Boris Johnson and co chose to start a culture war. Now they've lost it after public backlash against racist abuse of England players – Ian Murray MP
I have very fond memories of the end of the summer school term. If I wasn’t taking my pet hamster into class or helping teachers build model railways, I was thrashing them at pool or at school camp.
At parliament, the last week of term is normally used for the government to tie up loose ends with the final day to publish an enormous amount of controversial ministerial statements. It’s known as “take out the trash” day for a reason.
This year has been different with masses of controversial legislation and votes brought to parliament. I guess the government think that the public may forget about them over the summer.
By the end of the week, we will have had the shameful vote to reduce the overseas aid budget, a bill to implement another reorganisation of the NHS an immigration bill that repudiates our obligations to those most in need and in danger, and a “freedom of speech” bill designed to allow those who wish to stoke division and hate the ability to take organisations to court if they are not given a platform. Not to mention the new law to make it more difficult for the public to vote.
Of course, parliament should be productive right up to the last bell, but it is infuriating that these dreadful proposed laws don’t seem to fit with the current public mood.
Who would think it a good idea to reorganise the NHS at a time when we need it to be supported to clear the Covid backlog, making it harder for people to vote when we should be encouraging maximum participation, turning away those most in need when we should be welcoming them with open arms, cutting aid when we should be maximising our ability to help the poorest countries vaccinate and recover from the pandemic?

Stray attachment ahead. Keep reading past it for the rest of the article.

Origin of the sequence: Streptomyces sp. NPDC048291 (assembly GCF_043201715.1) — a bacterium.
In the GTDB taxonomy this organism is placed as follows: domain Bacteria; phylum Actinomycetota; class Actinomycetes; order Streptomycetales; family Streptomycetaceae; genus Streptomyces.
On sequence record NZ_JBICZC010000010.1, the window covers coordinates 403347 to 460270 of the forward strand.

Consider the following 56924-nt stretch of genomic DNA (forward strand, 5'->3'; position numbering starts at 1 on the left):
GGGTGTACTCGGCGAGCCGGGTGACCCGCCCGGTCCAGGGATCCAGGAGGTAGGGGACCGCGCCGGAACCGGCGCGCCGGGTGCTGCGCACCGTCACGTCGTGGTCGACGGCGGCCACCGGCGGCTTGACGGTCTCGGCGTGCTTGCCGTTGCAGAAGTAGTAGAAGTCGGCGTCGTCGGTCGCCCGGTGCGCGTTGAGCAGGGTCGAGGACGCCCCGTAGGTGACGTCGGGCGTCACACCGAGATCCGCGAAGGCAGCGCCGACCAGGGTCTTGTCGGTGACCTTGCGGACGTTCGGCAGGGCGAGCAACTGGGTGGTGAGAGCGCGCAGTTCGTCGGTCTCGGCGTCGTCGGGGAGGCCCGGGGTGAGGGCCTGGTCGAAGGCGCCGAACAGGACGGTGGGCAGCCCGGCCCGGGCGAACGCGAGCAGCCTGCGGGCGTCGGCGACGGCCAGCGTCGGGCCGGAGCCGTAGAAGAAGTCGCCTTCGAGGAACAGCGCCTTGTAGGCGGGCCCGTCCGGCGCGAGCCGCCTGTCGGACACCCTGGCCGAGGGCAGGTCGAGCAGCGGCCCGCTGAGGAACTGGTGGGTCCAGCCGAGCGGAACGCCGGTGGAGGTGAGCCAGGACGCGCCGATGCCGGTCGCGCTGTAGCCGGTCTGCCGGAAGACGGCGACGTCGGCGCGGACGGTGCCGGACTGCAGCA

Getting the national mood wrong is no more apparent than in the PM’s attitude to the England football team.
It doesn’t matter whether you wanted them to win spectacularly on Sunday or lose cataclysmically, we can all agree that the team and management have done something quite special away from the pitch.
They are an easy team to like. Whether it be taking a stand against racism, running successful campaigns to feed hungry children or setting up community organisations to help those most in need, they project as superb role models.
Not according to the PM’s government. They claim the team are merely involved in “gesture politics” and those that boo their stance against racism are not to be condemned. The PM, his Cabinet and MPs are wrong.
The public response to the vile racism directed at the three black players who missed their penalties shows us that the overwhelming majority of the public disagrees with the PM and supports those that want to change society for the better.
I could say, of course, that the PM putting a hastily purchased England top over his shirt and tie is the very definition of “gesture politics”.
There are few moments in history where there are opportunities to make lasting change. This is one of them and the PM has missed it. He’s started a culture war instead and I’m glad he has lost.